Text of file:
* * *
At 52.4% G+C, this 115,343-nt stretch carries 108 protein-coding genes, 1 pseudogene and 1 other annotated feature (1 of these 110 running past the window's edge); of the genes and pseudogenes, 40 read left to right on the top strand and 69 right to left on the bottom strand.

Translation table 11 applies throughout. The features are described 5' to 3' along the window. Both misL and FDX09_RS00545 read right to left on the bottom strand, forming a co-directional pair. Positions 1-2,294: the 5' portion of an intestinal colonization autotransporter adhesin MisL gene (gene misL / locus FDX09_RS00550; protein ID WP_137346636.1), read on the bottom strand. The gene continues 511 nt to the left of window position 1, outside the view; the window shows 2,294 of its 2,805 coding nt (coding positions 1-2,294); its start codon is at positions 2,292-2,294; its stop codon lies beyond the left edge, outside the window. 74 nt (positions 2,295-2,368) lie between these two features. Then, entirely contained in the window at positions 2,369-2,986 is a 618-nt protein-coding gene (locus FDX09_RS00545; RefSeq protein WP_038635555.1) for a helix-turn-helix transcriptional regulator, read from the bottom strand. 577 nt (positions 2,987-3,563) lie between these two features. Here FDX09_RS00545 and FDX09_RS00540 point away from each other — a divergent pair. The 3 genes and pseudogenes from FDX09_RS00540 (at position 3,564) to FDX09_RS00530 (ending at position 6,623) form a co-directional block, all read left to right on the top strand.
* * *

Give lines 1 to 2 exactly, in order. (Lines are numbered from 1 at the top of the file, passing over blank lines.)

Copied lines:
At 52.4% G+C, this 115,343-nt stretch carries 108 protein-coding genes, 1 pseudogene and 1 other annotated feature (1 of these 110 running past the window's edge); of the genes and pseudogenes, 40 read left to right on the top strand and 69 right to left on the bottom strand.

Translation table 11 applies throughout. The features are described 5' to 3' along the window. Both misL and FDX09_RS00545 read right to left on the bottom strand, forming a co-directional pair. Positions 1-2,294: the 5' portion of an intestinal colonization autotransporter adhesin MisL gene (gene misL / locus FDX09_RS00550; protein ID WP_137346636.1), read on the bottom strand. The gene continues 511 nt to the left of window position 1, outside the view; the window shows 2,294 of its 2,805 coding nt (coding positions 1-2,294); its start codon is at positions 2,292-2,294; its stop codon lies beyond the left edge, outside the window. 74 nt (positions 2,295-2,368) lie between these two features. Then, entirely contained in the window at positions 2,369-2,986 is a 618-nt protein-coding gene (locus FDX09_RS00545; RefSeq protein WP_038635555.1) for a helix-turn-helix transcriptional regulator, read from the bottom strand. 577 nt (positions 2,987-3,563) lie between these two features. Here FDX09_RS00545 and FDX09_RS00540 point away from each other — a divergent pair. The 3 genes and pseudogenes from FDX09_RS00540 (at position 3,564) to FDX09_RS00530 (ending at position 6,623) form a co-directional block, all read left to right on the top strand.